Lots of constituents have contacted me about Syria over the last 48 hours, the vast majority of them urging me to vote against the UK getting involved in any military action.
It turns out that tonight’s vote isn’t going to be the decisive one - the Government has worded its motion to try to address public concern and it now reads:
That this House:
- deplores the use of chemical weapons in Syria on 21 August 2013 by the Assad regime, which caused hundreds of deaths and thousands of injuries of Syrian civilians;
- recalls the importance of upholding the worldwide prohibition on the use of chemical weapons under international law;
- agrees that a strong humanitarian response is required from the international community and that this may, if necessary, require military action that is legal, proportionate and focused on saving lives by preventing and deterring further use of Syria’s chemical weapons;
- notes the failure of the United Nations Security Council over the last two years to take united action in response to the Syrian crisis;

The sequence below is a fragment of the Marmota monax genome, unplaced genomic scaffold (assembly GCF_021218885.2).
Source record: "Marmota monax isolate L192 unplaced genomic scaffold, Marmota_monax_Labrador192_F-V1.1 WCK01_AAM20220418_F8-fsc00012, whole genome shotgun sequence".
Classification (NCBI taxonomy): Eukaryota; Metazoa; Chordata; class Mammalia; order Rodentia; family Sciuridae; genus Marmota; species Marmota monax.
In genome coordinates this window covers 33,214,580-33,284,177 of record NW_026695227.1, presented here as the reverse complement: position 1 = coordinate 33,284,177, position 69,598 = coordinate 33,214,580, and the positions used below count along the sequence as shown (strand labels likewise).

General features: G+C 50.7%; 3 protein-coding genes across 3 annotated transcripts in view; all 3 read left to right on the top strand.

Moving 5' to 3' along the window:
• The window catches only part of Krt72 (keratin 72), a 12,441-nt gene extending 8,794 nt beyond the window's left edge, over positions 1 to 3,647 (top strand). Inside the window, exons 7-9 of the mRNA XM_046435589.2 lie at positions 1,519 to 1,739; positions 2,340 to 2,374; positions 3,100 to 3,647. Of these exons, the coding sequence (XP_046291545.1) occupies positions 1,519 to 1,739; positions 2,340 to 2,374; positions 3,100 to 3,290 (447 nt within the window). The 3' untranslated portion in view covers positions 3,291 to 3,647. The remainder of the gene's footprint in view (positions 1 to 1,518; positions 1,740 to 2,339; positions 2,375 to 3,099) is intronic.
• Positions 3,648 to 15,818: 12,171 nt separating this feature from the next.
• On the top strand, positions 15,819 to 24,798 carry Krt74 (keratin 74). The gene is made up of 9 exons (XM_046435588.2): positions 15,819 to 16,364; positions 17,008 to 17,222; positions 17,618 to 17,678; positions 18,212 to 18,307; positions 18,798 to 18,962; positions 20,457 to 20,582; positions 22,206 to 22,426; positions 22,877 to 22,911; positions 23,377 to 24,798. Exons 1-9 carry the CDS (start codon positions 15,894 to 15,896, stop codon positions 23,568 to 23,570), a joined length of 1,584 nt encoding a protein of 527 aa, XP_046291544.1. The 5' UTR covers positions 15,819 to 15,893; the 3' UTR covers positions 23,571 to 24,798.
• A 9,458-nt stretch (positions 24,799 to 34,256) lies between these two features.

- notes that the use of chemical weapons is a war crime under customary law and a crime against humanity and that the principle of humanitarian intervention provides a sound legal basis for taking action;
- notes the wide international support for such a response, including the statement from the Arab League on 27 August, which calls on the international community represented in the United Nations Security Council to “overcome internal disagreements and take action against those who committed this crime, for which the Syrian regime is responsible”;
- believes, in spite of the difficulties at the United Nations, that a United Nations process must be followed as far as possible to ensure the maximum legitimacy for any such action;
- therefore welcomes the work of the United Nations investigating team currently in Damascus and, whilst noting that the team’s mandate is to confirm whether chemical weapons were used and not to apportion blame, agrees that the United Nations Secretary General should ensure a briefing to the United Nations Security Council immediately upon the completion of the team’s initial mission;
- believes that the United Nations Security Council must have the opportunity immediately to consider that briefing and that every effort should be made to secure a Security Council Resolution backing military action before any such action is taken and notes that before any direct British involvement in such action a further vote of the House of Commons will take place; and